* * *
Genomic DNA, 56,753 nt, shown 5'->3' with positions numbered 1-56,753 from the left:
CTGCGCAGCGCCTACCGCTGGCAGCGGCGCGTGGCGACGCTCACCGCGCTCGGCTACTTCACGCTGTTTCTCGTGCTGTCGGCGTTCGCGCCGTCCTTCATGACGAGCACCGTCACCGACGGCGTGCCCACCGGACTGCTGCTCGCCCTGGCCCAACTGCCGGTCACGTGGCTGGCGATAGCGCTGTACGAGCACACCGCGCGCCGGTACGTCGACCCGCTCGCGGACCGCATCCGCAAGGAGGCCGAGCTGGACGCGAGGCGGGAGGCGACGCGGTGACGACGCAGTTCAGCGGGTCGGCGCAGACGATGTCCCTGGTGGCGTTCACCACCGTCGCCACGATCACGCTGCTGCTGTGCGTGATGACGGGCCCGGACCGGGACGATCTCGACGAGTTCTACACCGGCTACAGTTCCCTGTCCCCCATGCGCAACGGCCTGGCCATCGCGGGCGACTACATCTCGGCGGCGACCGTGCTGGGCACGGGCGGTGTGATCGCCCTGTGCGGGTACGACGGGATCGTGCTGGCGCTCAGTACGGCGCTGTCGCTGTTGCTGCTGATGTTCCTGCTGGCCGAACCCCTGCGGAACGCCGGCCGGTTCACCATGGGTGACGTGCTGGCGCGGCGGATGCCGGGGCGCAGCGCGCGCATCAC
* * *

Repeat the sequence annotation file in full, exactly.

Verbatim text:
Genomic DNA, 56,753 nt, shown 5'->3' with positions numbered 1-56,753 from the left:
CTGCGCAGCGCCTACCGCTGGCAGCGGCGCGTGGCGACGCTCACCGCGCTCGGCTACTTCACGCTGTTTCTCGTGCTGTCGGCGTTCGCGCCGTCCTTCATGACGAGCACCGTCACCGACGGCGTGCCCACCGGACTGCTGCTCGCCCTGGCCCAACTGCCGGTCACGTGGCTGGCGATAGCGCTGTACGAGCACACCGCGCGCCGGTACGTCGACCCGCTCGCGGACCGCATCCGCAAGGAGGCCGAGCTGGACGCGAGGCGGGAGGCGACGCGGTGACGACGCAGTTCAGCGGGTCGGCGCAGACGATGTCCCTGGTGGCGTTCACCACCGTCGCCACGATCACGCTGCTGCTGTGCGTGATGACGGGCCCGGACCGGGACGATCTCGACGAGTTCTACACCGGCTACAGTTCCCTGTCCCCCATGCGCAACGGCCTGGCCATCGCGGGCGACTACATCTCGGCGGCGACCGTGCTGGGCACGGGCGGTGTGATCGCCCTGTGCGGGTACGACGGGATCGTGCTGGCGCTCAGTACGGCGCTGTCGCTGTTGCTGCTGATGTTCCTGCTGGCCGAACCCCTGCGGAACGCCGGCCGGTTCACCATGGGTGACGTGCTGGCGCGGCGGATGCCGGGGCGCAGCGCGCGCATCAC